UUK proposes 20-year moratorium for employers leaving USS

Universities UK (UUK) has proposed placing a 20-year moratorium on employers exiting the Universities Superannuation Scheme (USS) in order to strengthen covenant support.

The proposal, which emerged as part of a question and answer document published by UUK’s USS Employers website, is under consultation with employers alongside the introduction of further covenant support measures and a possible review of the scheme’s governance.

However, the organisation did state that it knew of no employer other than Trinity College Cambridge, which withdrew in 2019, that would look to exit the scheme, stating that the vast majority of the employers could not afford to buyout.

It stated that the USS Trustee “seemed prepared to impose damaging contribution requirements” on members and employers if covenant support measures were not agreed.

USS Employers explained that the 2020 valuation had revealed a further worsening of the scheme’s funding position, which meant additional contributions would be necessary to fund the benefits that have been accrued and to get the scheme funding back on track.

It said current benefits could not be met by current contribution levels within the regulations, which were in place to protect members, creating the need for changes.

The scheme must be made more appealing and inclusive of it risks members leaving due to high contribution levels, according to USS Employers.

The organisation, which is managed by Universities UK (UUK) and is intended to help employers to communicate with staff and students about USS, explained in a question and answer document that its parent organisation’s new consultation was intended to stimulate debate on how change could make the scheme appeal more.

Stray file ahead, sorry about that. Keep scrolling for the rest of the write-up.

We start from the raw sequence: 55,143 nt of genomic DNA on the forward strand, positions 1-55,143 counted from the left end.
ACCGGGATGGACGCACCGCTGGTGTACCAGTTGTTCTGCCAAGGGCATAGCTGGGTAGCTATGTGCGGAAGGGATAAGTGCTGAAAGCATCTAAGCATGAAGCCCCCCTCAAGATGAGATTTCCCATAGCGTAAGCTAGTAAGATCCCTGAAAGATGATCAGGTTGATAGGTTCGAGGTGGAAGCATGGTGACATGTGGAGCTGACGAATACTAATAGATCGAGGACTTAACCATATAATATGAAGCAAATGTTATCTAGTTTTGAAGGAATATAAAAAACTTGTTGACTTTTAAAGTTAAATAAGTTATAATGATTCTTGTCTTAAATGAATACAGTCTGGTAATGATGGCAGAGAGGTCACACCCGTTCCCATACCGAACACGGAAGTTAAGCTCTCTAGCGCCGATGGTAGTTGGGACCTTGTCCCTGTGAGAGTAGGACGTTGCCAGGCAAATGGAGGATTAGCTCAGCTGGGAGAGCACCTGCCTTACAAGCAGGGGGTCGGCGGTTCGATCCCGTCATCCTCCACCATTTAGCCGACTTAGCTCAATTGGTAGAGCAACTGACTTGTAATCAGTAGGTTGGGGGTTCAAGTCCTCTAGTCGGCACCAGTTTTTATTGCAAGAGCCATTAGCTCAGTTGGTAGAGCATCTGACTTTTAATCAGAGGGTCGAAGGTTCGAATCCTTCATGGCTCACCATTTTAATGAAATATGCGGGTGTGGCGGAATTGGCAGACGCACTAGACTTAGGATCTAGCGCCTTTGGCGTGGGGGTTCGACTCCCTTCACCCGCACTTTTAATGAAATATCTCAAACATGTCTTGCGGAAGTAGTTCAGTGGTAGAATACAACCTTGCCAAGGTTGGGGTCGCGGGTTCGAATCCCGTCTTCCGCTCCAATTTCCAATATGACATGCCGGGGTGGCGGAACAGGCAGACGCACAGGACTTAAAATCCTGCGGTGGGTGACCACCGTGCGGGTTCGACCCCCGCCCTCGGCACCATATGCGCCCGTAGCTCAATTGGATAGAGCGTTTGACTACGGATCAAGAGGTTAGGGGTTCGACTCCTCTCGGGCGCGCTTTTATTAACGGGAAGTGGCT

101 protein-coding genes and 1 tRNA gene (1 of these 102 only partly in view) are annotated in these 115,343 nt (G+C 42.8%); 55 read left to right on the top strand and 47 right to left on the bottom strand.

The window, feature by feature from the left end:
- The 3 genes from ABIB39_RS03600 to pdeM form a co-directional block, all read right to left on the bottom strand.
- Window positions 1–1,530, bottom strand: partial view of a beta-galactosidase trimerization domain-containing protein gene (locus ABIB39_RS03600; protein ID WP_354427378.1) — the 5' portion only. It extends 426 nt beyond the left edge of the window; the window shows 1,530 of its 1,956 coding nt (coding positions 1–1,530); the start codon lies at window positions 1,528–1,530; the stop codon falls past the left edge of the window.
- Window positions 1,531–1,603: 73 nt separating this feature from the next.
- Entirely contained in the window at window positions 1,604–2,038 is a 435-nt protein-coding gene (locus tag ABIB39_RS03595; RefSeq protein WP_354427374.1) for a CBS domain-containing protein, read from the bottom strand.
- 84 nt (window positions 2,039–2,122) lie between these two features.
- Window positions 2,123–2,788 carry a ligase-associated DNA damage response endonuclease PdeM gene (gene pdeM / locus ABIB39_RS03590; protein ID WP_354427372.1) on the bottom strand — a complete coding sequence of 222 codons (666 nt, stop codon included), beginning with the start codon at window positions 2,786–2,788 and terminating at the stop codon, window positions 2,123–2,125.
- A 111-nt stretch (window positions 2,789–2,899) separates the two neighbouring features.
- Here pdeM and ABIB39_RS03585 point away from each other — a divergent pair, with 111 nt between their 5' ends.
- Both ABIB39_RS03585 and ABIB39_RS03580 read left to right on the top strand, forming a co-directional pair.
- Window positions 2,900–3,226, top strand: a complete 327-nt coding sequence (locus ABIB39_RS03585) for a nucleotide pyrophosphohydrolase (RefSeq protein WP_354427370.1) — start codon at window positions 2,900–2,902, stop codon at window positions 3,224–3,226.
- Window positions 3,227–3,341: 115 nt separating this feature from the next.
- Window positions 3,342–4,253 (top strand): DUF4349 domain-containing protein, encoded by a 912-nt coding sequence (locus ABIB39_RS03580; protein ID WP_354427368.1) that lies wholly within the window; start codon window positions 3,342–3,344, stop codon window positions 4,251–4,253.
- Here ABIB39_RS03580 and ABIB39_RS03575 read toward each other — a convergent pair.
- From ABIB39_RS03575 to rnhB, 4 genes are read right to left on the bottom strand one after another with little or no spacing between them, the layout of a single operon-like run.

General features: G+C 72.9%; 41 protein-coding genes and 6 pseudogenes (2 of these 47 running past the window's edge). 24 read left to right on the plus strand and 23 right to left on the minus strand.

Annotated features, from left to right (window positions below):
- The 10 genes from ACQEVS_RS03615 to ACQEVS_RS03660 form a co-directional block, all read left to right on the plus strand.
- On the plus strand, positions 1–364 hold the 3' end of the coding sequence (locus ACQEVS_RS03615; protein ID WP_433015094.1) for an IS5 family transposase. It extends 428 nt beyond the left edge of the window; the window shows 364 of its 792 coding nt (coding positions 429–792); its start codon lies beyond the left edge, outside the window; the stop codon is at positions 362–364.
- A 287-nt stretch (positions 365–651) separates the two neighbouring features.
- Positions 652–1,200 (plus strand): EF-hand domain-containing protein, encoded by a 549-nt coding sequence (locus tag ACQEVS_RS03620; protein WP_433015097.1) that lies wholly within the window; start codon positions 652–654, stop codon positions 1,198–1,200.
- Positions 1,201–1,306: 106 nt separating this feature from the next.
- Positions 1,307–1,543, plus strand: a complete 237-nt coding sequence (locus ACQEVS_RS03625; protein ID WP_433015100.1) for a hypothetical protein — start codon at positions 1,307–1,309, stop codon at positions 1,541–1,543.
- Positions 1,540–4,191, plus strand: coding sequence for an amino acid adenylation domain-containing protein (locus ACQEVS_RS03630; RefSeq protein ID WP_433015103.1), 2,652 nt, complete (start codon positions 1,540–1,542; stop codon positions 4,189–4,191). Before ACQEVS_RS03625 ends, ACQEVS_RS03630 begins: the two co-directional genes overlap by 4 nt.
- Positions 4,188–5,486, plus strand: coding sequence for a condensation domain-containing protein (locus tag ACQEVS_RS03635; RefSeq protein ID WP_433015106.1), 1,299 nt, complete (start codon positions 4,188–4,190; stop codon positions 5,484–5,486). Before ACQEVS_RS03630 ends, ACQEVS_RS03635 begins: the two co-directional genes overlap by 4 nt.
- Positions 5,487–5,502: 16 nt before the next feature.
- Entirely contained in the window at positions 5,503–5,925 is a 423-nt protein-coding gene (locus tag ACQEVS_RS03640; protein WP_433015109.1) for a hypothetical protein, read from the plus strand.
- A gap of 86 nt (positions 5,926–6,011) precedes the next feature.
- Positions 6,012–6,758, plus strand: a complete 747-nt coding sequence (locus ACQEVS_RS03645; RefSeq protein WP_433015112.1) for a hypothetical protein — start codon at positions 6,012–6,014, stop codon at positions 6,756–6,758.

It also stated that there was intergenerational unfairness within the scheme, as high contribution rates of 9.6 per cent were thought to be pricing out younger members from the defined benefit scheme.

Additionally, USS Employers said recent feedback from many employers and members was that current contribution levels were at “the limit of what they can afford”, with UUK asking employers to outline a “maximum affordable contribution rate” as part of the consultation.

The consultation was launched by UUK on 7 April and proposed an alternative path to the 2020 USS valuation which it has argued could help bring headline costs down.

Planned measures included the introduction of a flexible defined contribution segment for younger savers and decreasing the salary cap for the scheme from £60,000 a year to £40,000 a year.

    Share Story:

Recent Stories

Making it easier for smaller schemes to access bulk annuity pricing
Pensions Age editor, Laura Blows, speaks to Just DB business development manager, Pete Jennings, about how smaller schemes can access the bulk annuity market
Green investing
Laura Blows speaks to FTSE Russell, Head of Sustainable Investment Solutions, Lee Clements, about green investing, green revenue data and the EU Taxonomy